Tile size affects rendering times in a few ways.
- Partial tiles. This is the most important. The below are important, but this should always come first. Make sure your tile size can fit into a grid of the output resolution, with no overshoot. That overshoot leads to half-tiles or partial tiles, which will really slow your computer down.
- Non-square tiles. Blender usually has a harder time working with non-square tiles, probably because it takes more memory. Make sure your tiles are as square as possible.
- Non-powers of 2 length tiles. This has a slight effect, but usually Blender likes its tiles, textures, etc. nice and even-numbered in size. Powers of 2 help as well.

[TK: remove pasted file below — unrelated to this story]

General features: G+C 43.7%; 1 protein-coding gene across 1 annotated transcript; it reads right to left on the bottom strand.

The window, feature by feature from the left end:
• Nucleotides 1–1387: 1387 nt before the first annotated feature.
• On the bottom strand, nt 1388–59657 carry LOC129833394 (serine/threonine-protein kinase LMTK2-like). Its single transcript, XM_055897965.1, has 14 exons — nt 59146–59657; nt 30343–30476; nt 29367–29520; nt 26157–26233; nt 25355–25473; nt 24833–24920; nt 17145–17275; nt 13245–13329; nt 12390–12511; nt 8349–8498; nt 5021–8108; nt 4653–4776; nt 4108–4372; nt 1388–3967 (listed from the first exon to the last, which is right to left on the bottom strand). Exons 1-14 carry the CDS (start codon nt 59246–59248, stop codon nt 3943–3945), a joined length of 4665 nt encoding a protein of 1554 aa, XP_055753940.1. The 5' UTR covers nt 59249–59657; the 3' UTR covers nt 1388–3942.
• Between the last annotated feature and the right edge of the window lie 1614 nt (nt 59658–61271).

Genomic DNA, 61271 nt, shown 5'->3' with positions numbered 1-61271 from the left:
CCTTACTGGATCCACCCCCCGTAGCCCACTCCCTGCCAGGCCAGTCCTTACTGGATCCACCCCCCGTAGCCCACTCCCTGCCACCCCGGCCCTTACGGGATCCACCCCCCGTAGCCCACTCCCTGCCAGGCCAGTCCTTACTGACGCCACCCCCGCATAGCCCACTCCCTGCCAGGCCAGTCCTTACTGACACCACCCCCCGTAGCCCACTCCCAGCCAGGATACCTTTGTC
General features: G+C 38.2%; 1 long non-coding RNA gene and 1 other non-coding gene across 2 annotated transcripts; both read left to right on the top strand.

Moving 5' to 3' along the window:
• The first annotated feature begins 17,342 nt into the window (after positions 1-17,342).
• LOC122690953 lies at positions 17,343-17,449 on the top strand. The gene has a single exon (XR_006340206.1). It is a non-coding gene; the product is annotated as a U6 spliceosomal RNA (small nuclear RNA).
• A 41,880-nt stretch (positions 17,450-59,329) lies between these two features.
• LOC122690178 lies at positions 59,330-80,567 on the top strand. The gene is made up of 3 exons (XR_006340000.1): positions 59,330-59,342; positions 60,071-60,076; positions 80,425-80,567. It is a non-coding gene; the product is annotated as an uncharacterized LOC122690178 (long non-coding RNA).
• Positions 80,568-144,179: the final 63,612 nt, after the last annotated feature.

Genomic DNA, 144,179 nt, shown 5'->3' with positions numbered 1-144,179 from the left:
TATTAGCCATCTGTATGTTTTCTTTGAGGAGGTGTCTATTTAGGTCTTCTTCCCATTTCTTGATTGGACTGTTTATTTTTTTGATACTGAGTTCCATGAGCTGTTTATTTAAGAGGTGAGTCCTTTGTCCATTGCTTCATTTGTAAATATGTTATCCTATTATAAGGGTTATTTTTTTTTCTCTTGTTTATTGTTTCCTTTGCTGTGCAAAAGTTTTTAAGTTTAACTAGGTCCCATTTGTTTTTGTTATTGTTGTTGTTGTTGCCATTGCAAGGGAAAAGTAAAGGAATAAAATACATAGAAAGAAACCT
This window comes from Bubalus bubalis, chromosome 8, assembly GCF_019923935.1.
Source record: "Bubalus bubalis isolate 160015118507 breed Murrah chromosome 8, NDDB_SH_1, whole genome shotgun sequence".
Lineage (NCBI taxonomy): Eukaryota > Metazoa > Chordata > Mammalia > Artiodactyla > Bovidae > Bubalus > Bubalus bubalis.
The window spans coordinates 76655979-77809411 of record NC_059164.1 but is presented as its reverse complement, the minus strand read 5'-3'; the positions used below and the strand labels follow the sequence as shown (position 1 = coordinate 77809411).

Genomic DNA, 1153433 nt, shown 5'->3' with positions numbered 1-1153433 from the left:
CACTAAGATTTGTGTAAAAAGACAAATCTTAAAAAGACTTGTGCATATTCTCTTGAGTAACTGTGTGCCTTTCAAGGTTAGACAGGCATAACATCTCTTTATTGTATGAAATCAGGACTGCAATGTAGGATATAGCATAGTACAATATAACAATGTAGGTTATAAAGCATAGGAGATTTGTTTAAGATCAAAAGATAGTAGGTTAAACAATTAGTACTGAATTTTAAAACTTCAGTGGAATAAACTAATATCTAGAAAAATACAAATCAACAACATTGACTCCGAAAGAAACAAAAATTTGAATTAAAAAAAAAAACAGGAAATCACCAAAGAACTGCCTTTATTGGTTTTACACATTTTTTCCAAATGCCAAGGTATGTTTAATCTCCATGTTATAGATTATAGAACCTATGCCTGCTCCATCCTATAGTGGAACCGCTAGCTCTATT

Second, CPU vs GPU.
The CPU often works best with smaller tiles, like 16x16 or 32x32. The reason is that it can(and will) render multiple tiles at once, so smaller tiles are more conducive. However, the GPU works best with larger tiles. This is because it only renders one tile at a time, so larger sizes are better for it.
A method to determine tile size:
- Find factors of the length and width
- Make pairs of equal or near equal factors
- Select the size based on what you are rendering on
I am rendering a 900x750 picture on GPU. Factor pairs are 10x10, 25x25, 50x50, 150x150, and some more. Since I am using GPU, I will go for a big size, e.g. 150x150. Using factors ensure tiles with no overshoot, while pairing them ensure square or near-square tiles. Finally, I can choose a tile size, in this case 150x150, and render.
Choosing the right tile size is necessary to cut down on rendering time, and even though it seems complicated, it will actually become easier over time. Greg Zaal's Auto Tile Size will do this automatically, but it seems to be broken for 2.77, sadly.